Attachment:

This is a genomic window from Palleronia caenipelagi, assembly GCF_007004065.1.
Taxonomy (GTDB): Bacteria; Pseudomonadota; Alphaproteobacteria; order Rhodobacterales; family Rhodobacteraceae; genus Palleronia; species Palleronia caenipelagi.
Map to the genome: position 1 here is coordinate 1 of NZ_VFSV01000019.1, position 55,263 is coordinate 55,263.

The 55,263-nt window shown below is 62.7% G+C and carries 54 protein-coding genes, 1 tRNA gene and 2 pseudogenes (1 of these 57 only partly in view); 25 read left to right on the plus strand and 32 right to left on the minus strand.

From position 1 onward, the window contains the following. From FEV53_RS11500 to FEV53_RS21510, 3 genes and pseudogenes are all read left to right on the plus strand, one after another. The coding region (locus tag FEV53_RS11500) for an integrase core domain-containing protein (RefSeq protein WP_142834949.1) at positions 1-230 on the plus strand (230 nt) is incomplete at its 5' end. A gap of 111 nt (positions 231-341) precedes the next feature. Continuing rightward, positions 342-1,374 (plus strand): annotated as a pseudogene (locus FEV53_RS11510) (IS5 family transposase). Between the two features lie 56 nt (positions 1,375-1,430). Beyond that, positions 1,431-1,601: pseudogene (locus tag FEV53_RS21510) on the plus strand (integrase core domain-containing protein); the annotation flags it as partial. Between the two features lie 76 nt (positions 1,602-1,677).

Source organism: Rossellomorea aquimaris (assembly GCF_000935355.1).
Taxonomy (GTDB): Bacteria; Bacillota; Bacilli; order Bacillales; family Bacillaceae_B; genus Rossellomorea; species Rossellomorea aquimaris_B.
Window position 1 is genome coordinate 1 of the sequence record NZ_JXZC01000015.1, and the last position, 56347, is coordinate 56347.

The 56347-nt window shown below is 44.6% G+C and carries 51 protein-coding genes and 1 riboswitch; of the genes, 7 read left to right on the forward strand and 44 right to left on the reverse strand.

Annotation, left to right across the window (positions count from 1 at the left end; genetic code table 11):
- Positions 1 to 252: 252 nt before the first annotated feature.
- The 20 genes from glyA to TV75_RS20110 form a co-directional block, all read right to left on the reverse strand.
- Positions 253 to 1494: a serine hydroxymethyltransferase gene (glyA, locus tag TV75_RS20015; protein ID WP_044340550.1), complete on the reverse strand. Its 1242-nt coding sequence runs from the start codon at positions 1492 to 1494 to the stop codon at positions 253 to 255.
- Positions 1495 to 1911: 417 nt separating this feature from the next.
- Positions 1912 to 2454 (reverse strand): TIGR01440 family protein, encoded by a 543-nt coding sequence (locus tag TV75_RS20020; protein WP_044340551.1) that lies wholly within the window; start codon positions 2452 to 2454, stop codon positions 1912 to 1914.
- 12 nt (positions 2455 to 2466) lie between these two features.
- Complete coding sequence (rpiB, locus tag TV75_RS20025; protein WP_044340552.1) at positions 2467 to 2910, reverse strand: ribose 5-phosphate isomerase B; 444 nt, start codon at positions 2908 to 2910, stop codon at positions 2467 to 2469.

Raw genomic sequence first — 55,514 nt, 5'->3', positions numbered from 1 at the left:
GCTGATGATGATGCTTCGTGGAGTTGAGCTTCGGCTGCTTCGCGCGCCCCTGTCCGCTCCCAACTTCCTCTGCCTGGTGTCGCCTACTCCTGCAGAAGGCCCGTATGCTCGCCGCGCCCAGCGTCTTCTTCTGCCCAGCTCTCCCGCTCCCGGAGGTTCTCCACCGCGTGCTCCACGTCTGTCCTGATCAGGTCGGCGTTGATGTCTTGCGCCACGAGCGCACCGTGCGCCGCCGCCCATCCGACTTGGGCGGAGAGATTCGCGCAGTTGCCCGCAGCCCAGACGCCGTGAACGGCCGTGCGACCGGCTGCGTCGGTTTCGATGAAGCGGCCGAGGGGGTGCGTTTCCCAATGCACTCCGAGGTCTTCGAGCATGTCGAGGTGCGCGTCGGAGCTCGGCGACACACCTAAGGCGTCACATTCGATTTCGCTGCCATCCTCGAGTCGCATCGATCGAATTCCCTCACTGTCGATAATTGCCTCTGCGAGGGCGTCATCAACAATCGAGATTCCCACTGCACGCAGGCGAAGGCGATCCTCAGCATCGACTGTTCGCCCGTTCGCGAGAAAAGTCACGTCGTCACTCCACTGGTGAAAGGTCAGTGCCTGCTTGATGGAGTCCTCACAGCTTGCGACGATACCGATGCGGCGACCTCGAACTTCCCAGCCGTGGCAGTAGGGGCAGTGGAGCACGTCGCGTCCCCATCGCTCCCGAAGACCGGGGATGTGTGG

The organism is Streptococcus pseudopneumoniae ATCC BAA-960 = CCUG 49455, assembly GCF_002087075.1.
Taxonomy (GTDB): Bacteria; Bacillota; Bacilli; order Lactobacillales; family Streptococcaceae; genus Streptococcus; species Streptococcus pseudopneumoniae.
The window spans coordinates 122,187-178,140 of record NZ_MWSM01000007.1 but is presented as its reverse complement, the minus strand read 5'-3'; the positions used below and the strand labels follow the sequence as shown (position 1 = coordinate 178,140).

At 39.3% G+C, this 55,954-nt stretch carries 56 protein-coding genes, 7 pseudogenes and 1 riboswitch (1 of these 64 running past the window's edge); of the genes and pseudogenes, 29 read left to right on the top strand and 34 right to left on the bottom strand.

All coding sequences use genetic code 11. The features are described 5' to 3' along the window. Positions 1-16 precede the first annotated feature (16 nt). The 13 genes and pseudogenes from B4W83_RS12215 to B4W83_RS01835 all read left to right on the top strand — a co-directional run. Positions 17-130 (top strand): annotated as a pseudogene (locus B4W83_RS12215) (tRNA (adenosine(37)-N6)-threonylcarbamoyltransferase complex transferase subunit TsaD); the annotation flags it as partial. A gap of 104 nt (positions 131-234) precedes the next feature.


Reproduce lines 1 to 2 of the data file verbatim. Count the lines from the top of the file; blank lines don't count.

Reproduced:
This is a genomic window from Palleronia caenipelagi, assembly GCF_007004065.1.
Taxonomy (GTDB): Bacteria; Pseudomonadota; Alphaproteobacteria; order Rhodobacterales; family Rhodobacteraceae; genus Palleronia; species Palleronia caenipelagi.